Saranac Lake’s Ratigan returns to MSNBC
Democratic congressional candidate Dylan Ratigan appeared on MSNBC’s “The Beat” with Ari Melber Monday evening to talk about his bid for office, explain his view of the country’s flaws on a national stage and discuss the practical use of anger.
Returning to the cable news channel where he worked as a bombastic commentator before he quit in 2012, the Saranac Lake native and Lake Placid resident was a calmer presence this time around but explained why he was known as “Cable TV’s Angriest Anchorman.”
“Everybody learns to harness the anger,” Ratigan said. “When you have the intimacy of the knowledge of how corrupt our political system is – excuse me, how broken it is – when you see the suffering, the real-life consequences that people suffer as a result of the un-serious and reckless nature of our government, it can create anger. The reality is, you have to learn how to channel that anger into productive solutions.”
Right off the bat, he clarified that he is running against “an extremely impressive field” of Democrats for the opportunity to run against Stefanik, referencing the seven other Democratic candidates running for NY21.
He revealed that the GOP tax bill last year was the “straw that broke the camel’s back” in prompting him to run for office, saying that it was not “serious” legislation. Ratigan said he is running to confront the biggest symptom of politicians not working for American people: a lack of jobs.
He said New York’s 21st Congressional District historically faces twice the national average unemployment rate, a statement he made in his pre-campaign interview with the Enterprise. Currently, however, it’s more like one-and-a-half times. The national unemployment rate was 4.1 percent in January, according to federal data, whereas the NY21 counties’ rates ranged from 4 to 7 percent, according to the state Labor Department.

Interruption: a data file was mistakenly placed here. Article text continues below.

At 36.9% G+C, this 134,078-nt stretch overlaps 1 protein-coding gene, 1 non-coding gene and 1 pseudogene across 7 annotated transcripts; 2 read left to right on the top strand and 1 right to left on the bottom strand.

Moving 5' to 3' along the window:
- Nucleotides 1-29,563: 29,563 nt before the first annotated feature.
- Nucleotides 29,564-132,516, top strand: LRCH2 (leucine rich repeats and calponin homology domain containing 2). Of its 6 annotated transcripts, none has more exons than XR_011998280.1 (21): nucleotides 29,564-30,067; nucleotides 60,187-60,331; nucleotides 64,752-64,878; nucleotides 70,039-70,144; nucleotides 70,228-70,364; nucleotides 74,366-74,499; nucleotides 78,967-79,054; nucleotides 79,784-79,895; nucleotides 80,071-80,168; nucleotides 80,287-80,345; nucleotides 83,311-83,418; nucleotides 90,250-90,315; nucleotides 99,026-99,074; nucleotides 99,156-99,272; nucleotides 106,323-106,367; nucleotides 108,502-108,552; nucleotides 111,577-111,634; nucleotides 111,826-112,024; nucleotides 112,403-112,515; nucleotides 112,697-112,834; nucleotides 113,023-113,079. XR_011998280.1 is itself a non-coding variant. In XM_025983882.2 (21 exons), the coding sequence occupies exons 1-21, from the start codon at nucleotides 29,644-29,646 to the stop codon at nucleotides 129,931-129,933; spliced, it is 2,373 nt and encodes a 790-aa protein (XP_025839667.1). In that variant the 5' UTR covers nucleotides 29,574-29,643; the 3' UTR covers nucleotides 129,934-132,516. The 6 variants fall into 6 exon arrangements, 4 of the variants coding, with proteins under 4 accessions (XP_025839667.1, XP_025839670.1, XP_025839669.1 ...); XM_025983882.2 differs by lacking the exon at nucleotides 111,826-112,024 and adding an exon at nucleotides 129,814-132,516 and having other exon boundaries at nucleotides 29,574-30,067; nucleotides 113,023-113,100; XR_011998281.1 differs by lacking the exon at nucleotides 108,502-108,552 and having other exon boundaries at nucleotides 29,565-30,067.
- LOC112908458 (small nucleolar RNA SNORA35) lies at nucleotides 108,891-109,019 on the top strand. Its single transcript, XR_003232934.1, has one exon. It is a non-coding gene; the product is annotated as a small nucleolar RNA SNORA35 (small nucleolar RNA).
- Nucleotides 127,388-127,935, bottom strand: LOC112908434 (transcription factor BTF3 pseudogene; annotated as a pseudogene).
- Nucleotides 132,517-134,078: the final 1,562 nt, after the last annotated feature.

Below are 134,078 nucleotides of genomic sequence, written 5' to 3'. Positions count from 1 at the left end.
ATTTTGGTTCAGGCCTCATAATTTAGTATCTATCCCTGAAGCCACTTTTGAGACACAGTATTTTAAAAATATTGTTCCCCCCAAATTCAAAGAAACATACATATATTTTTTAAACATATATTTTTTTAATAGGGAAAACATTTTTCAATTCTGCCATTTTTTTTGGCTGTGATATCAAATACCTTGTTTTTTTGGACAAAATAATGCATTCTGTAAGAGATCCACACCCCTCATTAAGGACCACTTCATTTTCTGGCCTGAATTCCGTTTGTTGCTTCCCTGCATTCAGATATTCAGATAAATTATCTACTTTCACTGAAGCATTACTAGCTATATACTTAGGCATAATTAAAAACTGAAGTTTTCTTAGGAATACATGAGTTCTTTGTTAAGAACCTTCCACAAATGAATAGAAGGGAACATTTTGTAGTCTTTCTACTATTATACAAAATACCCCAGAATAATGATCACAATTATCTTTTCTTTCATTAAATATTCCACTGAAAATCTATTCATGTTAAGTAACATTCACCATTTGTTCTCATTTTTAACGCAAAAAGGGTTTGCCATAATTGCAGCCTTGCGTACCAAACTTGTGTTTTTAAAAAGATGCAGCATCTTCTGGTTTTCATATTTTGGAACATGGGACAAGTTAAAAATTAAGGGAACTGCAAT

Ratigan’s key objectives are to protect workers with labor unions, to have the federal government invest in rural districts such as NY21 and to create jobs.
He also said he wants to reform the primary process, making primaries open and ending gerrymandering. While he said the 21st District is gerrymandered, it has actually been un-gerrymandered. The district reorganization in 2012, which took effect in 2013, was set by a panel of federal judges and approved by the state Legislature to get rid of a gerrymandered system for congressional districts, although not necessarily for state legislative districts. (Correction: An earlier version of this article incorrectly said New York’s congressional redistricting took place in 2010. It also simply said it “was an effort by the state Legislature,” which left out the federal judges’ role.)
Ratigan was questioned why voters should chose him over incumbent Rep. Elise Stefanik, who has voted against President Donald Trump on the tax bill, Russian sanctions and repealing waste reduction rules.
“How many jobs has she created?” Ratigan asked.
Speaking more critically of the congresswoman than he has in the past, Ratigan said Stefanik’s number-one problem is that she is a career politician who is a part of the “system” and doesn’t confront its corruption.